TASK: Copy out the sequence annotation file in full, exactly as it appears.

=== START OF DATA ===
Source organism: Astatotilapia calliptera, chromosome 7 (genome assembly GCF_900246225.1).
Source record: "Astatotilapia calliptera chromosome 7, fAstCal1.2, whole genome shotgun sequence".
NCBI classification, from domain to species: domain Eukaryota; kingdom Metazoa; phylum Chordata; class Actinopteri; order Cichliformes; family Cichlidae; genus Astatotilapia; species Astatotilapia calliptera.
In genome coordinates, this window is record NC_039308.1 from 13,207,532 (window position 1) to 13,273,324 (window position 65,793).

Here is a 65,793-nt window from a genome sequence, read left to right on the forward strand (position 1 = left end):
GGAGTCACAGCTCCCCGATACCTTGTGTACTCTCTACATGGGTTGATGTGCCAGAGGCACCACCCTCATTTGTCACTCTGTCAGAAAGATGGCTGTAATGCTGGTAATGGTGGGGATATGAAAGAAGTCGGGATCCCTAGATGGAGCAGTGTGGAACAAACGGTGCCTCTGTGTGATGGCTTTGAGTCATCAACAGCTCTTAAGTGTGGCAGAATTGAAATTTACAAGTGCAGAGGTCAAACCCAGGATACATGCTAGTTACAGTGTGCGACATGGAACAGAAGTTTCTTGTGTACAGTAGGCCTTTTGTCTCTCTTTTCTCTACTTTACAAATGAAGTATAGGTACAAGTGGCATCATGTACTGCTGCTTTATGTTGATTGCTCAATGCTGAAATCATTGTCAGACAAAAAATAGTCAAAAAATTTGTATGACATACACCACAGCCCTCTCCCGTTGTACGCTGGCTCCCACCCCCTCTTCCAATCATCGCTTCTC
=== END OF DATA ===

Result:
Source organism: Astatotilapia calliptera, chromosome 7 (genome assembly GCF_900246225.1).
Source record: "Astatotilapia calliptera chromosome 7, fAstCal1.2, whole genome shotgun sequence".
NCBI classification, from domain to species: domain Eukaryota; kingdom Metazoa; phylum Chordata; class Actinopteri; order Cichliformes; family Cichlidae; genus Astatotilapia; species Astatotilapia calliptera.
In genome coordinates, this window is record NC_039308.1 from 13,207,532 (window position 1) to 13,273,324 (window position 65,793).

Here is a 65,793-nt window from a genome sequence, read left to right on the forward strand (position 1 = left end):
GGAGTCACAGCTCCCCGATACCTTGTGTACTCTCTACATGGGTTGATGTGCCAGAGGCACCACCCTCATTTGTCACTCTGTCAGAAAGATGGCTGTAATGCTGGTAATGGTGGGGATATGAAAGAAGTCGGGATCCCTAGATGGAGCAGTGTGGAACAAACGGTGCCTCTGTGTGATGGCTTTGAGTCATCAACAGCTCTTAAGTGTGGCAGAATTGAAATTTACAAGTGCAGAGGTCAAACCCAGGATACATGCTAGTTACAGTGTGCGACATGGAACAGAAGTTTCTTGTGTACAGTAGGCCTTTTGTCTCTCTTTTCTCTACTTTACAAATGAAGTATAGGTACAAGTGGCATCATGTACTGCTGCTTTATGTTGATTGCTCAATGCTGAAATCATTGTCAGACAAAAAATAGTCAAAAAATTTGTATGACATACACCACAGCCCTCTCCCGTTGTACGCTGGCTCCCACCCCCTCTTCCAATCATCGCTTCTC